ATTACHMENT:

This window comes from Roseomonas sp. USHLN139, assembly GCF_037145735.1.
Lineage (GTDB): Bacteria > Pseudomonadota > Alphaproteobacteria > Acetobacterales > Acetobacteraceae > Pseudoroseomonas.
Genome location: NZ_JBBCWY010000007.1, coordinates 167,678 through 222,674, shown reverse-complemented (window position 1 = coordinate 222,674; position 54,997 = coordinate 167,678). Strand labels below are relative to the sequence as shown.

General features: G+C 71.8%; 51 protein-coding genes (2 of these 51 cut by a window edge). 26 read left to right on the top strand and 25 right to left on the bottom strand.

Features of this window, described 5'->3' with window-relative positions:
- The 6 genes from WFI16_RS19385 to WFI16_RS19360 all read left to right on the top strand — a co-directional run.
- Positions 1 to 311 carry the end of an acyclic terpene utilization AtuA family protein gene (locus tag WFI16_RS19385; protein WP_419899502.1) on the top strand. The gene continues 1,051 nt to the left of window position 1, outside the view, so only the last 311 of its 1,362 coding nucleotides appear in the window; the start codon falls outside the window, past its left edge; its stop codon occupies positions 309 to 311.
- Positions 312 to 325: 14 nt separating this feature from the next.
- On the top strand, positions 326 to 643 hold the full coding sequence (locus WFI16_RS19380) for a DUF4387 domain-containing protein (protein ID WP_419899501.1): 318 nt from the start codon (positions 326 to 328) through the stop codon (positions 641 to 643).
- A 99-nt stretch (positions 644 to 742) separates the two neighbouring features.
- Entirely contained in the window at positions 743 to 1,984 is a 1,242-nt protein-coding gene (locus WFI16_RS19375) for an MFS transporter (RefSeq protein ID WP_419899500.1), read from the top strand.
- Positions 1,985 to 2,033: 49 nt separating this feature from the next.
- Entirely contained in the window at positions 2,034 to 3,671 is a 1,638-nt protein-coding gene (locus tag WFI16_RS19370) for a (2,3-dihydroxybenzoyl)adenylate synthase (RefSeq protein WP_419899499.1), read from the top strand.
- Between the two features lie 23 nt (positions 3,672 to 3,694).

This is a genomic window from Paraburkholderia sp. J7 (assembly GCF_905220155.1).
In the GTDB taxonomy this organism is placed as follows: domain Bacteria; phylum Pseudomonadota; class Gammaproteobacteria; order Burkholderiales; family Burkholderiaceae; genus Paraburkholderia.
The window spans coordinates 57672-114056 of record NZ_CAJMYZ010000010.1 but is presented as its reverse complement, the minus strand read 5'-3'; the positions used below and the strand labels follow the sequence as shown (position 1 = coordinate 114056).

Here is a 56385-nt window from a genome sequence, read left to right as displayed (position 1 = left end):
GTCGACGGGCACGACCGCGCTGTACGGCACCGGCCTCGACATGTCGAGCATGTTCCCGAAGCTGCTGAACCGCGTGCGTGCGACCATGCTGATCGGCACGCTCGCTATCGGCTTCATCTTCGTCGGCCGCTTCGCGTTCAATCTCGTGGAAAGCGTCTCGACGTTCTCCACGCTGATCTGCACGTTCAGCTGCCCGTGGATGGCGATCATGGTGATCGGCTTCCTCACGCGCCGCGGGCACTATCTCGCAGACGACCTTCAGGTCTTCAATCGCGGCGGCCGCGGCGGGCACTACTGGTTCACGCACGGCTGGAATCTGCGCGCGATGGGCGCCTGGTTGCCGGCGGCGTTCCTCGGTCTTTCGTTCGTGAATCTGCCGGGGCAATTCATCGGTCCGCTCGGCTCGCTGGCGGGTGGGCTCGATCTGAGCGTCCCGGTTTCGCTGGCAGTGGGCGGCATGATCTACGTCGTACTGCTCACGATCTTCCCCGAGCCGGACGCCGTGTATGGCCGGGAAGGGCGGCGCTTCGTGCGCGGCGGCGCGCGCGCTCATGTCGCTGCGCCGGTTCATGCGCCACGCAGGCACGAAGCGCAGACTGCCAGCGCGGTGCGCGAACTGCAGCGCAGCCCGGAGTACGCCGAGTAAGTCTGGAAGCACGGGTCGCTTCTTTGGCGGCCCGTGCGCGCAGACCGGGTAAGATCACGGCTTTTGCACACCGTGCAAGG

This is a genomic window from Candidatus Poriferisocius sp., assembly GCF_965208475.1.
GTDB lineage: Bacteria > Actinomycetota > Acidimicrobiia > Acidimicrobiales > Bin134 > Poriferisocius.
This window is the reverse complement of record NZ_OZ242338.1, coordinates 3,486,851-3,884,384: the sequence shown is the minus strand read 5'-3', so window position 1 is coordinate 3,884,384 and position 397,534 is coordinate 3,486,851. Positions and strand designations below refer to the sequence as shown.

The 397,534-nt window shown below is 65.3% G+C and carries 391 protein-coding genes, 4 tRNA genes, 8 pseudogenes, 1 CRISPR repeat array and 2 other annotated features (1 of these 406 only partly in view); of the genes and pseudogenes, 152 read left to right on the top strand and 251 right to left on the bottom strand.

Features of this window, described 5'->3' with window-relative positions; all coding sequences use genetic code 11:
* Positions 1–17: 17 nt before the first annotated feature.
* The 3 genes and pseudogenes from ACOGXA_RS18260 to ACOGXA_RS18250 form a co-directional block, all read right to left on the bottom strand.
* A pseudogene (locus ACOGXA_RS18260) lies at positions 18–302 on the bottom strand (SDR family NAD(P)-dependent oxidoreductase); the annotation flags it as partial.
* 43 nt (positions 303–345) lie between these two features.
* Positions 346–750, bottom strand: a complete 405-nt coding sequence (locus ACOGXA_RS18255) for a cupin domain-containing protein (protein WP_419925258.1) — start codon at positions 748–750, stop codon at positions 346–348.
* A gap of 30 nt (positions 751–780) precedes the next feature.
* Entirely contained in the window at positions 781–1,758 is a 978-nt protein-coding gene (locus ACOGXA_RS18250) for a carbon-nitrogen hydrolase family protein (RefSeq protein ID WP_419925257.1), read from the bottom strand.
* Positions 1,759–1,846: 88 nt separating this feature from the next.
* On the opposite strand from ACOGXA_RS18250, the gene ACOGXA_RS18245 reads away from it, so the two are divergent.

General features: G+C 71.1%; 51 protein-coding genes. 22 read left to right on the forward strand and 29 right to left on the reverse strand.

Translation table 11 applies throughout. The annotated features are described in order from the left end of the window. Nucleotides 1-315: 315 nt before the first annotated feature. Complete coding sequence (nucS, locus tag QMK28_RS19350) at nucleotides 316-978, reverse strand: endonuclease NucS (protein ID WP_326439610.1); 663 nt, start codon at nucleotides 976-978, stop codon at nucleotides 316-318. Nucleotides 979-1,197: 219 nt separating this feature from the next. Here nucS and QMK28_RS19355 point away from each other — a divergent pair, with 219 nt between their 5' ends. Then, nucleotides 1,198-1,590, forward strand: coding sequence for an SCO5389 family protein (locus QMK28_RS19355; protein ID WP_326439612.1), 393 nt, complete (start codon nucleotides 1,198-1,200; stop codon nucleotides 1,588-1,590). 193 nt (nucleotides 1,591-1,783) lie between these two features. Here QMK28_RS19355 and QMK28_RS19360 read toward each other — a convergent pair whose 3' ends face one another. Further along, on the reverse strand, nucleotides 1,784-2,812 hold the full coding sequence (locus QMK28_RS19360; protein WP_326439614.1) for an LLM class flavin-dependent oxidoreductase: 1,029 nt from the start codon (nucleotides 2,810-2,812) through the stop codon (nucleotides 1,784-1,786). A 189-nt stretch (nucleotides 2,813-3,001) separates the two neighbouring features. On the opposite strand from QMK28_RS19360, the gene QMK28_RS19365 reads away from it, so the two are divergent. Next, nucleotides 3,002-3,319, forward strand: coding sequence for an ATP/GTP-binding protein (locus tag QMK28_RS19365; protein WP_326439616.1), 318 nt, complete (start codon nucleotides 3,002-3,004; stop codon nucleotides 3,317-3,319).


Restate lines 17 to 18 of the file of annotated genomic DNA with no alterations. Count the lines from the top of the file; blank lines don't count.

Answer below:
The window spans coordinates 57672-114056 of record NZ_CAJMYZ010000010.1 but is presented as its reverse complement, the minus strand read 5'-3'; the positions used below and the strand labels follow the sequence as shown (position 1 = coordinate 114056).

Here is a 56385-nt window from a genome sequence, read left to right as displayed (position 1 = left end):